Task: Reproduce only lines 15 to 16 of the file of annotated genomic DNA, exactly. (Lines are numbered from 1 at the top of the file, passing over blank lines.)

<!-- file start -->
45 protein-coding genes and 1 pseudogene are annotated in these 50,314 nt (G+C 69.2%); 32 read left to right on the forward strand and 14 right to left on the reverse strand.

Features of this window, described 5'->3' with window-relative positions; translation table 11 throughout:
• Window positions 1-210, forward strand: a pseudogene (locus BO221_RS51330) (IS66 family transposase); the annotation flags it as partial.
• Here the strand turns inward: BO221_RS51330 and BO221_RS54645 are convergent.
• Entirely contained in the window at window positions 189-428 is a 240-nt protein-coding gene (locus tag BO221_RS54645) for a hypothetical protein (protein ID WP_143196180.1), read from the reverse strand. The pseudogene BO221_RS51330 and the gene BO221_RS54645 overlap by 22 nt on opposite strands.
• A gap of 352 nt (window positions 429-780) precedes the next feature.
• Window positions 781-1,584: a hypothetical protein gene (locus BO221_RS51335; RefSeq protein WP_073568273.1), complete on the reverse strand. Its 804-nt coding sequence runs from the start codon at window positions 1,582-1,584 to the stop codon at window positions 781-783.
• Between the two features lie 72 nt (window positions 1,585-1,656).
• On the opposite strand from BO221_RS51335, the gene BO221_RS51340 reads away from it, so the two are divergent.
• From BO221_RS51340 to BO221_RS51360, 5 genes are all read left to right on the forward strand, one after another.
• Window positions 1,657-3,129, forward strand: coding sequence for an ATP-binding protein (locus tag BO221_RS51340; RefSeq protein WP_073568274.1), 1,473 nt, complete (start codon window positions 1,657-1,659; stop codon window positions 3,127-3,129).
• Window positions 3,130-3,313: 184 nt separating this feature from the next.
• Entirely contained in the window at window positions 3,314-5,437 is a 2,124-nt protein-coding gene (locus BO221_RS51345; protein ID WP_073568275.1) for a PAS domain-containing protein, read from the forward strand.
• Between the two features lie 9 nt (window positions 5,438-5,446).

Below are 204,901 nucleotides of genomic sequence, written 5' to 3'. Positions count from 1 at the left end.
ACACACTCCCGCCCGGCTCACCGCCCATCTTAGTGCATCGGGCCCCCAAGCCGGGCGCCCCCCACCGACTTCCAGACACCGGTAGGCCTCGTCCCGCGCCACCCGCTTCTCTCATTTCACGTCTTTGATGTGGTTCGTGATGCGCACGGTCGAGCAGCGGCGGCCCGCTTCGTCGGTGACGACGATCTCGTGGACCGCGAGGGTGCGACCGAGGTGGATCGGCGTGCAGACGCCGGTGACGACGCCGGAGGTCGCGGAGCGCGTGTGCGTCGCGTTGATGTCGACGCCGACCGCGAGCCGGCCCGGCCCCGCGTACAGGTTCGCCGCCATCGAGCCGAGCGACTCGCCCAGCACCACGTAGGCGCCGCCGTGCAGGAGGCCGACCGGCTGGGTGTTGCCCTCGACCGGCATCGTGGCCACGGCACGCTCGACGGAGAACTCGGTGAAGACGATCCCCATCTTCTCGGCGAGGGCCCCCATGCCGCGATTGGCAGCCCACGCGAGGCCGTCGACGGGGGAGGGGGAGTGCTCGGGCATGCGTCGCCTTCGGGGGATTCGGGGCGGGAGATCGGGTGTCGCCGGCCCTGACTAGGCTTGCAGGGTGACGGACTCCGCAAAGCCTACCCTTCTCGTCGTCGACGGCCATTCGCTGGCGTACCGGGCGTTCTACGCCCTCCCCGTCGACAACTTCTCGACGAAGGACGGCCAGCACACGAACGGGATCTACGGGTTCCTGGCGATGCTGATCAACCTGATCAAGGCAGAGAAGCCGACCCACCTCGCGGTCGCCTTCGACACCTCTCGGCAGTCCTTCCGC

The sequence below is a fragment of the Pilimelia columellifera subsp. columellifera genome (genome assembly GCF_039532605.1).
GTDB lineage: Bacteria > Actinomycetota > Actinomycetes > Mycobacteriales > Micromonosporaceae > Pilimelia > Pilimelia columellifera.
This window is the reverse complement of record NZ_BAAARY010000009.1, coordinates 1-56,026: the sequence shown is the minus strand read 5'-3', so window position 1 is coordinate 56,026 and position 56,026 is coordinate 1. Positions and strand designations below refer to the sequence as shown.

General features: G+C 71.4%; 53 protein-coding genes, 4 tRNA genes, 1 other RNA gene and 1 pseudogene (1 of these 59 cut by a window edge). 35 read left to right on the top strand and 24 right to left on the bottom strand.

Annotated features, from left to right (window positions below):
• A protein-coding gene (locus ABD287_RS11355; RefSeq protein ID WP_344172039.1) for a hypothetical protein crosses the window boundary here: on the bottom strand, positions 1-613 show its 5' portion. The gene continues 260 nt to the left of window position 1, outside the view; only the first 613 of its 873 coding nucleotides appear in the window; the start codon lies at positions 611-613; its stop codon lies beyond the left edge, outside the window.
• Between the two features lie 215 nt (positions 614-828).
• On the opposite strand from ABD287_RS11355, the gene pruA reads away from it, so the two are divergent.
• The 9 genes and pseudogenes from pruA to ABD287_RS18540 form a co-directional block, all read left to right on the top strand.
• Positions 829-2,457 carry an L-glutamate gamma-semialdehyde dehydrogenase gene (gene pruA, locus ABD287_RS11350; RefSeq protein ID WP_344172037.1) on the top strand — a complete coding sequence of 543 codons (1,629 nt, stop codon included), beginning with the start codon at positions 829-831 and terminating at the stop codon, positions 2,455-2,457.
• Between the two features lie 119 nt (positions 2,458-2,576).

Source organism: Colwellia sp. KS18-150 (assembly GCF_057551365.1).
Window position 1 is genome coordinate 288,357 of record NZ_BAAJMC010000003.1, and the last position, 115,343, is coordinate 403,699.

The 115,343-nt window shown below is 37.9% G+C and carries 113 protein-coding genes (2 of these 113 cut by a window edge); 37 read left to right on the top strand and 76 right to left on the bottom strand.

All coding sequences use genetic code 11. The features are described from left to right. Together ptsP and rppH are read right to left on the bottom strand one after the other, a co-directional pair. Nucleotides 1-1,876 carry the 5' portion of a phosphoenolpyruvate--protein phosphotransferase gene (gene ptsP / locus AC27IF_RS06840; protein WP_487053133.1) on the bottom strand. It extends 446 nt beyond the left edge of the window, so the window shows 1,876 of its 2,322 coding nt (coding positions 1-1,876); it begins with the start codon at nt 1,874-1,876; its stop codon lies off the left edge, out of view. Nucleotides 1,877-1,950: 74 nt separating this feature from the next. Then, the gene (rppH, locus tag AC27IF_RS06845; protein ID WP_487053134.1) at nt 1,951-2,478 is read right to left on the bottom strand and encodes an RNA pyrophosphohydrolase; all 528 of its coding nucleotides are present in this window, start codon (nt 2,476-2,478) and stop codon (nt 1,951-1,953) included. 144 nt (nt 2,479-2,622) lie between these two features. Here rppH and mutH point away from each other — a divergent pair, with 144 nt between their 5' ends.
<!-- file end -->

Below are 204,901 nucleotides of genomic sequence, written 5' to 3'. Positions count from 1 at the left end.
ACACACTCCCGCCCGGCTCACCGCCCATCTTAGTGCATCGGGCCCCCAAGCCGGGCGCCCCCCACCGACTTCCAGACACCGGTAGGCCTCGTCCCGCGCCACCCGCTTCTCTCATTTCACGTCTTTGATGTGGTTCGTGATGCGCACGGTCGAGCAGCGGCGGCCCGCTTCGTCGGTGACGACGATCTCGTGGACCGCGAGGGTGCGACCGAGGTGGATCGGCGTGCAGACGCCGGTGACGACGCCGGAGGTCGCGGAGCGCGTGTGCGTCGCGTTGATGTCGACGCCGACCGCGAGCCGGCCCGGCCCCGCGTACAGGTTCGCCGCCATCGAGCCGAGCGACTCGCCCAGCACCACGTAGGCGCCGCCGTGCAGGAGGCCGACCGGCTGGGTGTTGCCCTCGACCGGCATCGTGGCCACGGCACGCTCGACGGAGAACTCGGTGAAGACGATCCCCATCTTCTCGGCGAGGGCCCCCATGCCGCGATTGGCAGCCCACGCGAGGCCGTCGACGGGGGAGGGGGAGTGCTCGGGCATGCGTCGCCTTCGGGGGATTCGGGGCGGGAGATCGGGTGTCGCCGGCCCTGACTAGGCTTGCAGGGTGACGGACTCCGCAAAGCCTACCCTTCTCGTCGTCGACGGCCATTCGCTGGCGTACCGGGCGTTCTACGCCCTCCCCGTCGACAACTTCTCGACGAAGGACGGCCAGCACACGAACGGGATCTACGGGTTCCTGGCGATGCTGATCAACCTGATCAAGGCAGAGAAGCCGACCCACCTCGCGGTCGCCTTCGACACCTCTCGGCAGTCCTTCCGC